This is an archived article that was published on sltrib.com in 2012, and information in the article may be outdated. It is provided only for personal research purposes and may not be reprinted.
Even in a year with Mitt Romney on the ballot, Utah citizens turned out to vote in lackluster numbers that will likely put the state among the lowest voter turnout in the nation.
Election officials tout gaudy voter participation figures, over 80 percent statewide, the highest since 1992.
But those numbers only look at active registered voters and don't include more than half a million Utahns who are eligible to vote, but have not registered nearly 30 percent of the eligible population.
All told, 57 percent of eligible Utahns cast ballots, basically flat compared with 2008 and down from 2004, despite the ballyhooed enthusiasm over having an adopted favorite son at the top of the ticket.
"Having Romney on the ticket wasn't the silver bullet to increasing Utah's voter participation. There are some other things at play," said Rep. Rebecca Chavez-Houck, D-Salt Lake City, who has been pushing for several years to drop barriers to voting.
"I found that really surprising in some ways, but not too surprising, because from what we'd been hearing, [the candidates] weren't the reasons people hadn't been voting," she said. "If nothing else, it shows there are other things we need to be working on."
Utah's poor voter participation rates have alarmed leaders for years. In the mid-1970s through 1992, election turnout was in the mid-60s, well above the national average. But since then, it has dipped to the low-to-mid-50s.
"We haven't fared that well over the past couple of decades," said Mark Thomas, the state elections director. "When you compare it to the national average, we haven't been absolutely terrible, but we've certainly been on the low end."
Former Gov. Jon Huntsman appointed the Governors Commission on Strengthening Democracy to study ways to increase voter involvement.
The commission recommended making it easier to register to vote, making voter registration automatic when getting a driver license or filling out a tax form, making the registration portable and making it easier for military personnel to register and request absentee ballots.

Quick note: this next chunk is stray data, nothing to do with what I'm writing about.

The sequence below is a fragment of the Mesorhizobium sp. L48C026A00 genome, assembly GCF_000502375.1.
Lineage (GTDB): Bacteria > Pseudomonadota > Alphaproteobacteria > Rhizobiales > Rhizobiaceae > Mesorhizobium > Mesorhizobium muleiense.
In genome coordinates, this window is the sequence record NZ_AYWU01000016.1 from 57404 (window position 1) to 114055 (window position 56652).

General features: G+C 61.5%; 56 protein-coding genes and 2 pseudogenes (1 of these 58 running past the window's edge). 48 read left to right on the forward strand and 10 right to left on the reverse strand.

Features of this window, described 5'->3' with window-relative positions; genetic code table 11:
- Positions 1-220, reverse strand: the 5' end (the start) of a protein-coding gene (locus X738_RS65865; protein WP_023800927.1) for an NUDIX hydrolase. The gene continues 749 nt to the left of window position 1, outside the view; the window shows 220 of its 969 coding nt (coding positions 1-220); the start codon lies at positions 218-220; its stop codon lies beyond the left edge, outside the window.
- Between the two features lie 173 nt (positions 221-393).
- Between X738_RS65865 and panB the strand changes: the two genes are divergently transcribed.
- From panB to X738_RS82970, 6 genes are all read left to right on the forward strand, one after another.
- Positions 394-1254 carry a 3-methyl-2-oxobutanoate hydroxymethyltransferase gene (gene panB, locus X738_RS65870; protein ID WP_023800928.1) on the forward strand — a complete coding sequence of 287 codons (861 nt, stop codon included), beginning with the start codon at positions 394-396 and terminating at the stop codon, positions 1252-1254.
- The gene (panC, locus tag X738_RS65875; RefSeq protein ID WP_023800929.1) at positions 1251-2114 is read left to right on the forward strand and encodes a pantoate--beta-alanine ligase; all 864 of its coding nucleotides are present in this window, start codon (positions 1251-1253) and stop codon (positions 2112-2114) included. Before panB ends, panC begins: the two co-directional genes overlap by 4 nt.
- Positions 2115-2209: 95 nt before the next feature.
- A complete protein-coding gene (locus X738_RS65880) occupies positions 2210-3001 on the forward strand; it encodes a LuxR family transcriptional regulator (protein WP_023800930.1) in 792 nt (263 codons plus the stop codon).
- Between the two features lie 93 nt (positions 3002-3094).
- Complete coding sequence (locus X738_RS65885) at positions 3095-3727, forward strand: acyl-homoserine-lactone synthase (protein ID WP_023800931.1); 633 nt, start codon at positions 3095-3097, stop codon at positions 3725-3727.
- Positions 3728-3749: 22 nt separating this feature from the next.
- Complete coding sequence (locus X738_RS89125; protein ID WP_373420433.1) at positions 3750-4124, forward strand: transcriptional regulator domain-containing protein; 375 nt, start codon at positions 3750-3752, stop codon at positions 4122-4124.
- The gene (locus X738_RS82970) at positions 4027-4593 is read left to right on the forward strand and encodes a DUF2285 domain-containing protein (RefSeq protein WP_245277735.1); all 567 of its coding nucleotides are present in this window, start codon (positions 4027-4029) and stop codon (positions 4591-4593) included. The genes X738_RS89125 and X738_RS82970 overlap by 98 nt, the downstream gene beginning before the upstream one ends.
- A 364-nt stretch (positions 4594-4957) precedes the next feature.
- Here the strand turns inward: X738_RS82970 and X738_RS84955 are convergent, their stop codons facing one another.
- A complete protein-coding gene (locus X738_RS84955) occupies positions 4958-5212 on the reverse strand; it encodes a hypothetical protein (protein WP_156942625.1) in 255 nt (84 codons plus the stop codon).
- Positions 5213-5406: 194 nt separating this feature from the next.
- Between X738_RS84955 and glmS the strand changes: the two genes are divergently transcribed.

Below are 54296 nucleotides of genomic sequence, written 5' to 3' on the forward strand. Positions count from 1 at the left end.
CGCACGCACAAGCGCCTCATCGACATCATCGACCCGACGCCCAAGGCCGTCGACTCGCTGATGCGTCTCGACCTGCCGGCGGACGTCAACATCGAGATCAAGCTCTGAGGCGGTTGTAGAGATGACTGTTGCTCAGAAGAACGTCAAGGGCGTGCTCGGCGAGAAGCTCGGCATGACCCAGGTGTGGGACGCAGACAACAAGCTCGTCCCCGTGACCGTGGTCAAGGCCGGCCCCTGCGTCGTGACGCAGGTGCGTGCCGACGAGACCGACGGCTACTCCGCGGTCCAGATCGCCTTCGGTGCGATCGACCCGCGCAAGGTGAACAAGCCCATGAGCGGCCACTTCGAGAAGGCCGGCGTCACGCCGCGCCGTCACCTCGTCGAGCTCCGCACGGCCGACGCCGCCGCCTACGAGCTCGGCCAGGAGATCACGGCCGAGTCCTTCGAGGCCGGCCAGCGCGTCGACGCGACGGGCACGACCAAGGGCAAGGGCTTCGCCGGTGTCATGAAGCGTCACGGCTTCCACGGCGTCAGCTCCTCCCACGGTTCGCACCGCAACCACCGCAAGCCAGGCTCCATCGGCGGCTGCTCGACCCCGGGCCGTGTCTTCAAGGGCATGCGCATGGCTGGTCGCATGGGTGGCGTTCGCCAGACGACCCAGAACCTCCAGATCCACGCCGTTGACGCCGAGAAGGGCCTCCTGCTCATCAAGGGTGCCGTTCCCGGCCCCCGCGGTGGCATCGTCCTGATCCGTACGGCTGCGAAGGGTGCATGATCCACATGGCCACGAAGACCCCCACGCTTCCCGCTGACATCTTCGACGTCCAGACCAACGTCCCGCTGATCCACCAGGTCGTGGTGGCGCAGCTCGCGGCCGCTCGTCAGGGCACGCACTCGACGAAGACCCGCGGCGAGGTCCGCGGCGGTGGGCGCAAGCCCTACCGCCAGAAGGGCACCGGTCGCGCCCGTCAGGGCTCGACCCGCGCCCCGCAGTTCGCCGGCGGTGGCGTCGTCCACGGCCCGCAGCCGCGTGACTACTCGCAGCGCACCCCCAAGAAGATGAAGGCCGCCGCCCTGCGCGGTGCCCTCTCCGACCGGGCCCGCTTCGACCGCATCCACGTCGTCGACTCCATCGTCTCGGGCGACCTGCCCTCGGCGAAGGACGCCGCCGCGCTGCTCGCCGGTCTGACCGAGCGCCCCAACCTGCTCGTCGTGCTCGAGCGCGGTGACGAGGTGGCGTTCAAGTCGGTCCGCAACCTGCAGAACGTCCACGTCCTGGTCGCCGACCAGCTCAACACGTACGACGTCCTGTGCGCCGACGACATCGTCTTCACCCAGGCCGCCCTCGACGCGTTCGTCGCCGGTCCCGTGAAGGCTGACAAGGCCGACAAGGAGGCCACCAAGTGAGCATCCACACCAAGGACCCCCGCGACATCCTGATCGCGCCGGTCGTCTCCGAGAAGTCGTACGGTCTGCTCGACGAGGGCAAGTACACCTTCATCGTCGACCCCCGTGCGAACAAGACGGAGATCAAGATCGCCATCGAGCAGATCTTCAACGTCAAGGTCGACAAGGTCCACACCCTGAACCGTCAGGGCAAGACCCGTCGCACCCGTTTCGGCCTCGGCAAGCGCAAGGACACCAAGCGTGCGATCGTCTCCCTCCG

A report by the Utah Foundation in June looked at Utah's dwindling voting rates and identified some potential causes.
The report cited a lack of competitive elections that led voters to believe their votes don't matter.
And Utah's voting rules, more stringent than neighboring states, and its unique system of picking candidates through caucuses and conventions, also could drive down turnout.
"Cumulatively, you look at all those different components, and I think they add to people's assumption that it's kind of a 'Why bother?' factor for a lot of folks," Chavez-Houck said. "Even for people of the majority [Republican] party, I think it's: 'Why bother because we know we're going to win.'"
Chavez-Houck, a member of the former governor's commission, has argued that letting voters essentially register on Election Day as Idaho, Montana, Wyoming and several other states currently permit would lower a barrier and make it easier for Utahns to vote.
In 2010, Chavez-Houck sponsored legislation making voter registration more portable and requiring county clerks to count provisional ballots by voters whose registration may not have been updated.
One interesting bright spot was in Duchesne County, which saw its lackluster turnout from 2008 jump significantly in its first year experimenting with a vote-by-mail-only election.
In 2008, about 5,744 people voted in the presidential election. This year 6,409 Duchesne residents cast ballots in the presidential race.
Rep. Steve Eliason, R-Sandy, sponsored a bill earlier this year allowing counties to conduct elections with mail-in ballots, similar to the system that has been in place since 1998 in Oregon which had a 68 percent turnout rate in 2008.
His bill directed the Lieutenant Governor's Office to study what would be needed to go to a statewide vote-by-mail system, which he acknowledges is complicated, but Eliason believes would be beneficial.
"Making it easier is, I think, the key," he said. "Beside the vote-by-mail, I really don't have any other ideas on how to increase turnout, because unfortunately there's only so much you can do to help people do their civic duty."
Utah's ebbing voter turnout
The percentage of eligible voters who cast ballots in each presidential election since 1980:
1980 • 66.6 percent
1984 • 64.3 percent
1988 • 63.4 percent
1992 • 67.5 percent
1996 • 52.1 percent
2000 • 54.8 percent
2004: 59.8 percent
2008 • 57.1 percent
2012 • 57.09 percent*
*Eligible Voting-age Population: 1,801,560
Total Ballots Cast: 1,028,635 (based on county canvasses, to be certified by state on Monday)
The picture looks rosier when turnout is calculated based on registered voters
Active Registered Voters: 1,285,386
Percent of Active Registered Voters: 80 percent
Source: George Mason University United States Elections Project, Utah Lieutenant Governor's Office